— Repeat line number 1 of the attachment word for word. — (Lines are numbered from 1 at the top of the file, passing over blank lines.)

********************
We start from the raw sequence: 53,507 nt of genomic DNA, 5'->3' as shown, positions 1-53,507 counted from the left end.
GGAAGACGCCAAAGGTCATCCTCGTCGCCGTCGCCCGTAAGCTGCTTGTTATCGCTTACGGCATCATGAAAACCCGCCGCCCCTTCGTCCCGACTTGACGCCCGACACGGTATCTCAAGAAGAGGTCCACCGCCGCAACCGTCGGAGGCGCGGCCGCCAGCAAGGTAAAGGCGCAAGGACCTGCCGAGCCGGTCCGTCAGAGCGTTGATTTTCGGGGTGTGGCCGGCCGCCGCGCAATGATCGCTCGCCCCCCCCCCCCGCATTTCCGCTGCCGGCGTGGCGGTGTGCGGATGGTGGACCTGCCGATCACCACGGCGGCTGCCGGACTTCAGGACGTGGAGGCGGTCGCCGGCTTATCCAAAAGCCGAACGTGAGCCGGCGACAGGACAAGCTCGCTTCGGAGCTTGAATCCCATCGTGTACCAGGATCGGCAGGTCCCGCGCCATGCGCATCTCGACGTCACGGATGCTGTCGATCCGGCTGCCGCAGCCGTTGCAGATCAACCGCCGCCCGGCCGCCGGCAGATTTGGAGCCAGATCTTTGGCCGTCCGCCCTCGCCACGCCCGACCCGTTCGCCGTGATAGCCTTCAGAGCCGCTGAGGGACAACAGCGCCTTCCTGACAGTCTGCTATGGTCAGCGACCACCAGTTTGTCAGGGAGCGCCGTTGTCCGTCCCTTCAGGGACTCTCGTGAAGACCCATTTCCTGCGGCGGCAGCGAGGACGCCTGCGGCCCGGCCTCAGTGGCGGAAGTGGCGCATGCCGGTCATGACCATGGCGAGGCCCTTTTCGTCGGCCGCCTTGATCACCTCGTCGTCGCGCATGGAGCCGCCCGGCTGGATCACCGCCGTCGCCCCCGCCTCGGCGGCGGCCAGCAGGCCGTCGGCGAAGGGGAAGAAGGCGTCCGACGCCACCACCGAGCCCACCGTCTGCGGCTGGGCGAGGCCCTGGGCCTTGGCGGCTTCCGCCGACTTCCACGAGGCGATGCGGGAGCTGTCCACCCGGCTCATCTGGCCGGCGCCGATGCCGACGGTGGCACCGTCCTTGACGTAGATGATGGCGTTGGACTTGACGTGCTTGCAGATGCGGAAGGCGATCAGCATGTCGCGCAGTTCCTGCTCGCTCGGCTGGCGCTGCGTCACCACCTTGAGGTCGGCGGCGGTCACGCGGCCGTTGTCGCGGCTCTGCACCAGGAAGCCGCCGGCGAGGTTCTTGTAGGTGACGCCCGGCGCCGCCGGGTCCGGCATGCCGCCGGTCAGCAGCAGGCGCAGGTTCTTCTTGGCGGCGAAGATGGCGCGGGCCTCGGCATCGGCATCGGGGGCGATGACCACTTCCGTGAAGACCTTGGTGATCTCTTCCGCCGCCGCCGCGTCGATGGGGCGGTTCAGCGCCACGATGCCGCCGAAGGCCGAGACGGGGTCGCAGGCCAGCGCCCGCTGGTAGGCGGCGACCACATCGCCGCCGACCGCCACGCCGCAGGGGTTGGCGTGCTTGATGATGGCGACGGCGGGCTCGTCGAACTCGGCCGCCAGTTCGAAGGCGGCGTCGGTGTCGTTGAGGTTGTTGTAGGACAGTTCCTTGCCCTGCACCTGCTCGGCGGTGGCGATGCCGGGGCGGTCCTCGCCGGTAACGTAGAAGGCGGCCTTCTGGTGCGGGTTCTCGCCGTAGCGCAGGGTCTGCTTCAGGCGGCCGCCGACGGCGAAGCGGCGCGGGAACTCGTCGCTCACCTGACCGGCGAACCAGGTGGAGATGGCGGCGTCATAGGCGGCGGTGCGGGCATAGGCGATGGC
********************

We start from the raw sequence: 53,507 nt of genomic DNA, 5'->3' as shown, positions 1-53,507 counted from the left end.